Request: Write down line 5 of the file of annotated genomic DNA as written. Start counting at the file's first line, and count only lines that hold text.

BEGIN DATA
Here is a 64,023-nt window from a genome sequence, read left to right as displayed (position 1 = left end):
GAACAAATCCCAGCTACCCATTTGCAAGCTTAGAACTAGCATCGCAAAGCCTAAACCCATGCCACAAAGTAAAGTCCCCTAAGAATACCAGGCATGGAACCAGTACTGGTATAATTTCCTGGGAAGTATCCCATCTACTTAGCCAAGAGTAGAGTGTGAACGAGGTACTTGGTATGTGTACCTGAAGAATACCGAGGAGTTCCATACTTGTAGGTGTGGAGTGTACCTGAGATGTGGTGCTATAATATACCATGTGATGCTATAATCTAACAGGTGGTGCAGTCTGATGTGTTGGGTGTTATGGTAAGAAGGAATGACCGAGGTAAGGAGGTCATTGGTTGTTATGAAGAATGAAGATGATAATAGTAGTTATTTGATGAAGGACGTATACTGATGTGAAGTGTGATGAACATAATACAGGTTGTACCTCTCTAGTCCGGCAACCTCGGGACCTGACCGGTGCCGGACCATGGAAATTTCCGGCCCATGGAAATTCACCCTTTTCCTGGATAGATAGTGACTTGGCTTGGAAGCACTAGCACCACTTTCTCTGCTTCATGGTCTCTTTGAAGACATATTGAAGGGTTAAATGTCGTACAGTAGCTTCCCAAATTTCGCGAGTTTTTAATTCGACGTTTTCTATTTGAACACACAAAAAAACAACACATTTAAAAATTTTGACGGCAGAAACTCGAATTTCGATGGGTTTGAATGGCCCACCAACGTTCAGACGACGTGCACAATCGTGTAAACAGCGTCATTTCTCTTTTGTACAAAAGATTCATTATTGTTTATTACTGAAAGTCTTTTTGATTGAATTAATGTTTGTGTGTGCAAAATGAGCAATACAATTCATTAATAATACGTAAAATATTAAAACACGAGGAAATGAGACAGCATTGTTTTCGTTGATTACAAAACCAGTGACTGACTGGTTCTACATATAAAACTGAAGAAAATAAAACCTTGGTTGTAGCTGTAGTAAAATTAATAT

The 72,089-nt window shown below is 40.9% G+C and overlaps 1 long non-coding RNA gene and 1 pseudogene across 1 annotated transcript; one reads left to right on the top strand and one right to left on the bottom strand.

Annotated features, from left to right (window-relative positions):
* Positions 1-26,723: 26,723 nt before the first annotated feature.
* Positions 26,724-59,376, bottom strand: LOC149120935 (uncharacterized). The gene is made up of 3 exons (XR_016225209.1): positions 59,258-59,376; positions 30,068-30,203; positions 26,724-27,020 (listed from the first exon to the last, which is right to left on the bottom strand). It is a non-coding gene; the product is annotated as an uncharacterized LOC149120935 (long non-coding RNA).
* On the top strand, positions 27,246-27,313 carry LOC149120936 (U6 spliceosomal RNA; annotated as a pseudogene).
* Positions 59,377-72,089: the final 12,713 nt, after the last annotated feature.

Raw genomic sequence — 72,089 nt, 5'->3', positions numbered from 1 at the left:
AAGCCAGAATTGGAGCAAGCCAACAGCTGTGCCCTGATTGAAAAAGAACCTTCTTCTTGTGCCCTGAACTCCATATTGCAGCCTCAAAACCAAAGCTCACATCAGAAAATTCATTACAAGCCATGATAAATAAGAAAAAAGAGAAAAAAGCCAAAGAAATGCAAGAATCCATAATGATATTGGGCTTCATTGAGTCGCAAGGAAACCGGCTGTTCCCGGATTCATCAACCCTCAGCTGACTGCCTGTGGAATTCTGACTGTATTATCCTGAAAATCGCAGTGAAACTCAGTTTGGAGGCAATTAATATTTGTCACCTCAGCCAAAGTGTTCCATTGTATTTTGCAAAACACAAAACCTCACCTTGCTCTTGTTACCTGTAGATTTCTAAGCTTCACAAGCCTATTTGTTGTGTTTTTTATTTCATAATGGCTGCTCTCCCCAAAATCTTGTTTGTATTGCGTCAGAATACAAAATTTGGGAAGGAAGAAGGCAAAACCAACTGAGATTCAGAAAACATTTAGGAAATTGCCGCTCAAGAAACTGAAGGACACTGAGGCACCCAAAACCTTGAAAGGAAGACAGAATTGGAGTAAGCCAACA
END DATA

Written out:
* Positions 1-26,723: 26,723 nt before the first annotated feature.